12 comments:

  1. Here in the States we have a phrase, "Paid his/her debt to society." It means that a person served time after a criminal conviction that term is considered fulfilled. And yet a person that has "paid his debt" cannot vote, is required to report said conviction whenever applying for a job, and is denied any other number of things that us Upright Citizens take for granted.

    Granted, a repeat offender, especially a child sex offender, is a worrisome thing. I'm not sure where we're supposed to put these "lepers" of our society, but people do have some expectation of security that the government is expected to meet.

    But aside from incorrigible cases, it bothers me that we stack the deck against those convicted of even the most innocuous offense.

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    1. It is a bit stacked, isn't it. Once you've made a mistake you always pay for that mistake. For a justice system that encourages a person to reform, it doesn't help them much once they DO reform. A repeat offender of course is worrisome. That's what we all fear. But sometimes people get caught in the traps and I should be grateful that I am not one of them, but I am sad for my friend that is.

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  2. What I want to know is what caused the person who was threatening to expose him this need to do so? What would it benefit anyone to air this?

    Just sounds like a vindictive person to me.

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    1. I'm not sure, and I don't really want to know I guess. What's done is done. Some people can be vindictive I guess.

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  3. I really dislike the slippery slope arguments, Navi. I don't think they help your case at all. That said, I agree with you that these registers are very dangerous and not really helpful to anyone. In any job where it would be relevant, they'd have to go through a police check, so that is already working as intended. I can only imagine it would help women who have already been assaulted and are more suspicious than most when it comes to dating or relationships - honestly, most women and pretty much all men would not even think to check a sex offender registry before they enter a relationship, so it really isn't very useful given the privacy concerns.

    And all that is assuming that we're talking about the Australian version of the registry, which as you said only contains convicted offenders! I cannot even begin to imagine the type of witch-hunts that would plague those who somehow end up on a registry without even being convicted! They would have suffered enough backlash (perhaps justifiably, since lack of conviction does not mean lack of guilt in many cases of sexual assault) from their personal and professional communities at the time of the charges - they shouldn't have to face it from total strangers when they move house or job. For the rest of their lives. I can get behind wanting to make offenders suffer for their crimes - even if they aren't convicted but are likely guilty - but come on, there has to be a point where enough is enough. Registers like this are more likely to go beyond enough than to actually protect the public.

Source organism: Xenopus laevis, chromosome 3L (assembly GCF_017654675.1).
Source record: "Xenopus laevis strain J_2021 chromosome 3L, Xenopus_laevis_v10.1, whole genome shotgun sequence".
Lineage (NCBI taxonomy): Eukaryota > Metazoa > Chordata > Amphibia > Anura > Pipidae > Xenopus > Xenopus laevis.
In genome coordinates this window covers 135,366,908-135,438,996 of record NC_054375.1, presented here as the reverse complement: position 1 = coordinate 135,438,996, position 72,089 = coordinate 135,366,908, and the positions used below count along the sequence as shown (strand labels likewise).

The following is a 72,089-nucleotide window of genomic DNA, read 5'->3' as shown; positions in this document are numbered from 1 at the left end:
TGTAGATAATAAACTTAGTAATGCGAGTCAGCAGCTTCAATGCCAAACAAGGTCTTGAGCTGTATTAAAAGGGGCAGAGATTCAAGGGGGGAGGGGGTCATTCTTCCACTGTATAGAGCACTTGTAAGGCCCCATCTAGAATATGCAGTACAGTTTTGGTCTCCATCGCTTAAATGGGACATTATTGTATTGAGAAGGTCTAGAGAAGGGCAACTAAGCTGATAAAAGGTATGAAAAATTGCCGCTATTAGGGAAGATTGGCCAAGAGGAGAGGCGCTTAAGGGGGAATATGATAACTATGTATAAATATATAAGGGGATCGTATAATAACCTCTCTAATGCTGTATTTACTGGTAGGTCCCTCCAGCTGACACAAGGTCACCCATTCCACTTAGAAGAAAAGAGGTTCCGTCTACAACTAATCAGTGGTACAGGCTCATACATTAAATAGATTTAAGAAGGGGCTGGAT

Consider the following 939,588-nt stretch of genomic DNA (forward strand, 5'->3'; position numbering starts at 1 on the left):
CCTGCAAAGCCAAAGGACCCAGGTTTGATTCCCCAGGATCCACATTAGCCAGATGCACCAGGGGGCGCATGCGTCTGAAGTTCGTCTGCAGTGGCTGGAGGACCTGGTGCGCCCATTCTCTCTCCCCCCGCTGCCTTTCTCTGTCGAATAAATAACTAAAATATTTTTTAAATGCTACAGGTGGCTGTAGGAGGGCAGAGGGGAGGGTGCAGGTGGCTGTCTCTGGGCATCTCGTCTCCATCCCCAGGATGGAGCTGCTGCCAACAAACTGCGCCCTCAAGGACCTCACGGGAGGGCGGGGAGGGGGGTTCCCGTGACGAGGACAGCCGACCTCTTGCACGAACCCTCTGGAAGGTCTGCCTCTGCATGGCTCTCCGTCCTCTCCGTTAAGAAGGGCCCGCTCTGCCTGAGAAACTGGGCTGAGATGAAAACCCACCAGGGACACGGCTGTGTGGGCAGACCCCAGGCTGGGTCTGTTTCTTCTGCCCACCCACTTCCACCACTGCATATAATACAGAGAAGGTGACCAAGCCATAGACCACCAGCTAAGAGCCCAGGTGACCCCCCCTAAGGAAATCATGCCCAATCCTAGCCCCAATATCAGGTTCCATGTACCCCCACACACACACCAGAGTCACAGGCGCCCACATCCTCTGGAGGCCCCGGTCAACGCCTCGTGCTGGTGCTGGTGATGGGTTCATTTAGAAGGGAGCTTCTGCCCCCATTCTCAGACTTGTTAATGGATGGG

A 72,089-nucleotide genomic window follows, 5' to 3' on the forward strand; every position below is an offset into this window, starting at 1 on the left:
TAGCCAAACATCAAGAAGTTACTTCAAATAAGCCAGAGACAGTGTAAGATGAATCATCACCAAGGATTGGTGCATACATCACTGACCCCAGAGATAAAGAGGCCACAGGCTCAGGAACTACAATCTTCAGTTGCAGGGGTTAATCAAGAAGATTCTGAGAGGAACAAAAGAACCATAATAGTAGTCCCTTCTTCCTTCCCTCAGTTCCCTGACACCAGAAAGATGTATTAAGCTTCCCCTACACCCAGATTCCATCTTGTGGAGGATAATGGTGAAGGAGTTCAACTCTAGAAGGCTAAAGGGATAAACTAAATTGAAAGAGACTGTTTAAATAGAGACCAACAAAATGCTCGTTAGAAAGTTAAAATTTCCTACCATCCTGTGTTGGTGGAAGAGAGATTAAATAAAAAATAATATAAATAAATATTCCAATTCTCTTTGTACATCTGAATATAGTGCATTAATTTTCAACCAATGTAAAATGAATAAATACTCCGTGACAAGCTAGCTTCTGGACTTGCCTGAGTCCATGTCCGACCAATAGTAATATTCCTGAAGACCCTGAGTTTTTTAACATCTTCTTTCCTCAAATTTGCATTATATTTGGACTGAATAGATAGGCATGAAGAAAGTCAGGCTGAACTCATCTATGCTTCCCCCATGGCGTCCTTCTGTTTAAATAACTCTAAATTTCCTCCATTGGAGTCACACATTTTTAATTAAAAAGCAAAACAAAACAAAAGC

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    1. You should always give people the chance to reform. There is no excuse for being as barbaric as the person themselves, even if they deserve it, as it makes us no better than them.
      As for my arguments - I can only look at things from my own perspective. Males are more often accused of being sex offenders than females so I have less risk of that being applied to me, so from an empathetic point of view I have to choose something else that could apply as a stigma that has a negative association. I looked at the US version of the registry and everyone ever accused is on it, it seems. A very different version of the Australian one.
      Oh, maybe you're referring to me defending those who want to be witch hunters. I am merely stating their point of view. It is always important to look at the other point of view - not necessarily to agree with it, but just to understand it. Understanding, is the beginning of wisdom.

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    2. Haha no I was just talking about the "what next, assault? Robbery? Murder?" line of argument. I am pretty much in total agreement with your stance on the issue of sex offender registers, for all the reasons you stated.